Whenever possible try to show students how what they are learning today will directly benefit and/or influence their futures. Encourage further exploration when they find something of interest to them and assist them in finding ways to complete projects/assignments in a manner they can be successful and still show competency.

Altering Learner Behavior

Jensen (2008) reports there are seven universally accepted ways to alter learner behavior. Some are generally more effective than others, but all will be discussed:

Generally More Effective Communication Methods

  • Suggest--provide a suggestion that includes the option you prefer the student select, "You might like to use colored pens for taking notes". This provides the student a great deal of perceived choice.
  • Ask--Make a request stating the action you would like to see done, "Would you please use your colored pens to take notes". This still provides students some sense of choice.
  • Tell--Tell students what you would like done, "Use your colored pens to take notes". This provides the least amount of choice for students.

Generally Less Effective Communication Methods

  • Hope--This is a non-verbalized request that teachers assume students will just do. There is an old saying as to what happens when you assume, lets just say it doesn't turn out well for you or the other person :) Student don't know your request, so they have no choice in complying.
  • Imply--"beating around the bush" is never a very effective way to get what you want out of life, and no more effective in the classroom.
  • Demand/Threaten--very few people respond well to demands or threats, most will shut down or go into a protective mode. Unless used in events when extreme danger is present, it's effective in student learning.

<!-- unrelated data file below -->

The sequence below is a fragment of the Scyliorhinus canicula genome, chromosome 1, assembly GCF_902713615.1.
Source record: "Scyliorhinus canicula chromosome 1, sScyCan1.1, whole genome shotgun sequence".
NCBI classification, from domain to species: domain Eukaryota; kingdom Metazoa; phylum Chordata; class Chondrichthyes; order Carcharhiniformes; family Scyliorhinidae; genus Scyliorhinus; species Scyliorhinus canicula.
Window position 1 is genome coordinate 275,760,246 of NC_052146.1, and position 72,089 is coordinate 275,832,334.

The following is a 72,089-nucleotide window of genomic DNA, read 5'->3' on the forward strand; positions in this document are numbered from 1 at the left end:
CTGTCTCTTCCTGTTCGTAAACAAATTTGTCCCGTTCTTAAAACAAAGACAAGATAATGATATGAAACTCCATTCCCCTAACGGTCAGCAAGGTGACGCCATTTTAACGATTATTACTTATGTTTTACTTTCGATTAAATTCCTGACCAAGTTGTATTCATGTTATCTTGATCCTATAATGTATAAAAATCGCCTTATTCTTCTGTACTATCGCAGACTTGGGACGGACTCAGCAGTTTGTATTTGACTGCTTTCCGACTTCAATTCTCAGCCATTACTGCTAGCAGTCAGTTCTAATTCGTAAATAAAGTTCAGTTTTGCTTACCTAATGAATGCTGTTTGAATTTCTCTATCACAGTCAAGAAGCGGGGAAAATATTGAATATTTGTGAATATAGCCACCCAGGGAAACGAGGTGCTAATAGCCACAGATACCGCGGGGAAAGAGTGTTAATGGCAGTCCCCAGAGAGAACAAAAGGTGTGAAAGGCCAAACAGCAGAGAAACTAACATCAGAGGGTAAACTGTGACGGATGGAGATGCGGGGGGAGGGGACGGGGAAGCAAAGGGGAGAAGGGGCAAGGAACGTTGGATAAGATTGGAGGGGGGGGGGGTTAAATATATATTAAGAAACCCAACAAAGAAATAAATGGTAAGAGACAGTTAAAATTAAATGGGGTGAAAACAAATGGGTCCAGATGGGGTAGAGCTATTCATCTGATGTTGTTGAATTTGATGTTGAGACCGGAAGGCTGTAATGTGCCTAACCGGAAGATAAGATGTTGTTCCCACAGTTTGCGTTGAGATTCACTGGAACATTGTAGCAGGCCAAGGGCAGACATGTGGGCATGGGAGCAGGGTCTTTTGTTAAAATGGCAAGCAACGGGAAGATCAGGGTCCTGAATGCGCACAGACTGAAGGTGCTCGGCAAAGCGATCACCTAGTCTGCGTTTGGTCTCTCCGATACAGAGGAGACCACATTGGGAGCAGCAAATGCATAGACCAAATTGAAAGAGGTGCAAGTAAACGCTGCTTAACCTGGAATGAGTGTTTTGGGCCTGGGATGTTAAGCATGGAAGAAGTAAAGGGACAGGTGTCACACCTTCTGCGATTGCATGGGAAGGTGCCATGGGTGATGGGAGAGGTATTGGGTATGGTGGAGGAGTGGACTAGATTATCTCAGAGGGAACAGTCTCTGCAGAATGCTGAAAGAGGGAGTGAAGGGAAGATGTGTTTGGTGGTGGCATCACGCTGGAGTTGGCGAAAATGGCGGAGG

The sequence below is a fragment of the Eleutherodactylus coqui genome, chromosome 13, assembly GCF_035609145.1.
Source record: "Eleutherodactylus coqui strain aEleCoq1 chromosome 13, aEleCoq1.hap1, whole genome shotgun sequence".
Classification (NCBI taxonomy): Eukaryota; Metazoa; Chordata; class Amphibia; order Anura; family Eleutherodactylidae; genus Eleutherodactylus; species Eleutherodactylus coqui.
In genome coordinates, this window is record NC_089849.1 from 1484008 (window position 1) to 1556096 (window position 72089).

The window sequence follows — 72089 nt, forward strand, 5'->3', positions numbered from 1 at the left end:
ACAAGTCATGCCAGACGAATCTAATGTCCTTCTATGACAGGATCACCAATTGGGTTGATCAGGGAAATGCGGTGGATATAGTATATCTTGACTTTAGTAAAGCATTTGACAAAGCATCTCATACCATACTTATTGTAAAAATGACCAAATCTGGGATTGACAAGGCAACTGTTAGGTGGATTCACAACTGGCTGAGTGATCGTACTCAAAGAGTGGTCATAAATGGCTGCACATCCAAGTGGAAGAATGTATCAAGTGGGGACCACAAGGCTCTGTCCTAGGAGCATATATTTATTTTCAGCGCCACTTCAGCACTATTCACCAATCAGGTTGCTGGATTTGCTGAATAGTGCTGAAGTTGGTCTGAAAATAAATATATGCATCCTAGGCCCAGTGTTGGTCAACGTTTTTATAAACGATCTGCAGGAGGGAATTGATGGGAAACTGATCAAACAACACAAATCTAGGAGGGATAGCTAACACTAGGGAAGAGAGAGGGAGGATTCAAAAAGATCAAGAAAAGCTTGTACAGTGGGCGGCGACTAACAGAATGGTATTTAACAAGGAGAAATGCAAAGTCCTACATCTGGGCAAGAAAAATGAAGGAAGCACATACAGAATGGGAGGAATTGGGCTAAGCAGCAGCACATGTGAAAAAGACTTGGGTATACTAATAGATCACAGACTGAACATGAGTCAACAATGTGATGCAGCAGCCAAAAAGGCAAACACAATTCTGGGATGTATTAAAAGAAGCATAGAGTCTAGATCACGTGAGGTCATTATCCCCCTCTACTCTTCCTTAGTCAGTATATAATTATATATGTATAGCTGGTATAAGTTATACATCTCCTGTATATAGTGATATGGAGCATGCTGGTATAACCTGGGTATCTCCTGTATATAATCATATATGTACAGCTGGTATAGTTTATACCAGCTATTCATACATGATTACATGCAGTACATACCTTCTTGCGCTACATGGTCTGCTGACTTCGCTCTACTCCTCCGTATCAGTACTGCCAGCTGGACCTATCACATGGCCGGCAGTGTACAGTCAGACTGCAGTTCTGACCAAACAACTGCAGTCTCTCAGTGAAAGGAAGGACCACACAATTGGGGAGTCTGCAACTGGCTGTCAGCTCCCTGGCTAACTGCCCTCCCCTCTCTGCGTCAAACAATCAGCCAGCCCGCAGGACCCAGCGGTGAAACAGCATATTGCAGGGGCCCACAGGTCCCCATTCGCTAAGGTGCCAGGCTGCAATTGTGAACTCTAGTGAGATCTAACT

• Force--force is never a good option unless someones life is in danger.


Forced Silence and Class Inactivity

We've all been there, in the meeting, listening to the leader talk on and on and on, with no end in sight, your eyes barely able to stay open. Think back to what you retained from that meeting, chances are very little.

While we've all been there, most of us if we are honest with ourselves will also admit to being that leader in our classroom. Requiring students to sit quietly, in their desks, with little to no movement as we deliver our lesson.

Valle (1990) claims that 50% of adolescents need extensive mobility while learning. Of the remaining 50%, half (25% of total) require occasional mobility. With this information, we need to start wondering if a sleeping student is more a statement about them, or us as a teacher.

The Climate Can be Highly Active

Many of our life lessons where learned outside of a desk, they were learned by doing. James Asher (1966), inventor of Total Physical Response (TPR) states that learning on an immediate, physical and gut level speeds acquisition dramatically. He encourages teaching the body; maintaining it learns as well as the mind, and in some cases remembers better.

To use the TPR approach successfully, the following conditions are recommended:

  • The teacher creates strong rapport and a relationship with students
  • The learning climate is cooperative, playful, active and fun
  • The teacher establishes an environment of mutual respect
  • The teacher gives imperative instructions to students in a commanding but gentle manner
  • The students respond rapidly without analyzing the input.

As baby's we learned many lessons this way. Think of ways you can encourage students to get up and move, act out, create the lessons you are trying to teach. Not only will they view learning as fun, but they will probably remember what you are trying to teach longer.

As teachers we need to recognize that what we say is only a small portion of our communication with our students. Being aware of how we say things, and making sure our actions coincide with our words is a must in order to help our students achieve academic success.